This kind of play is what the game lends itself to producing opportunities for: games of ‘tag’, ‘Marco Polo’, and ‘hide-and-go-seek’. And even better, it forces us to make up the rules on-the-spot for the symbolic language that we’re going to play the game in. Play is poetic – it requires us not only to negotiate with other human beings on the rules of a game using words or symbolic acts (and in the game’s case, deer-like actions), but come to new formulations of those rules when someone breaks them. In that way, The Endless Forest is the ultimate user-created fantasy world where our spoken languages no longer matter and we can, as human beings, come to define languages and games within the world together. The “game” is not really a game as we currently understand them (as abstract rules-systems that designers allow us to play) – the game is really a world, a forest (!), or a city park that gives people new opportunities to play with each other freely with as few external rules as possible. That is what sets the game apart from other MMORPGs that rely upon external rules to give players a sense of purpose of duty – in this game the goals are left unspecified and totally to the player’s imagination and social context. That is what makes the game truly artful – it destroys our pre-conceptions of ‘play’ in video games.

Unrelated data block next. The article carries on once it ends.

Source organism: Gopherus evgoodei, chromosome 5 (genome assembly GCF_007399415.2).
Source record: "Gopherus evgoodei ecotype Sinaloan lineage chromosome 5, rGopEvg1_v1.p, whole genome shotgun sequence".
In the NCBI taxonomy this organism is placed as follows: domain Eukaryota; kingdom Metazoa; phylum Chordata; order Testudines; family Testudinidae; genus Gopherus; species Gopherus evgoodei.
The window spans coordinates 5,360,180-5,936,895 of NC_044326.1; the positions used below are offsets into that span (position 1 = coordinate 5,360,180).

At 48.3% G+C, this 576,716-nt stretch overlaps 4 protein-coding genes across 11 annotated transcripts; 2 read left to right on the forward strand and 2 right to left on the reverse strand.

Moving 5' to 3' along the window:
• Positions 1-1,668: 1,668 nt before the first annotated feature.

That is why players who think that ‘the game has no point’ are utterly confused, or personally resistant to monadic or dyadic play. The world can have a point – but it’s up to the players themselves to decide what the point is by playing/interacting with other players.
And that brings us to what is missing in the game to make this budding masterpiece work: it needs more people playing it! In order to engage in dyadic play, you need at least one other person – and if you want to create a language using the symbols they have in the game, you need a critical mass of people that regularly log-in and stand in front of each other making funny gestures until they cohere into a recognizable set of social meanings.
With any abstract language, tag and hide-and-go-seek are the most simplified forms of play – but imagine the possibilities in this kind of world! With enough work and creative ingenuity I guarantee that a group of players will eventually figure out how to tell the story of King Lear, or a deer drama troupe will learn how to act out an episode of Star Trek: The Next Generation using the deer iconography. The possibilities for play in The Endless Forest are truly endless.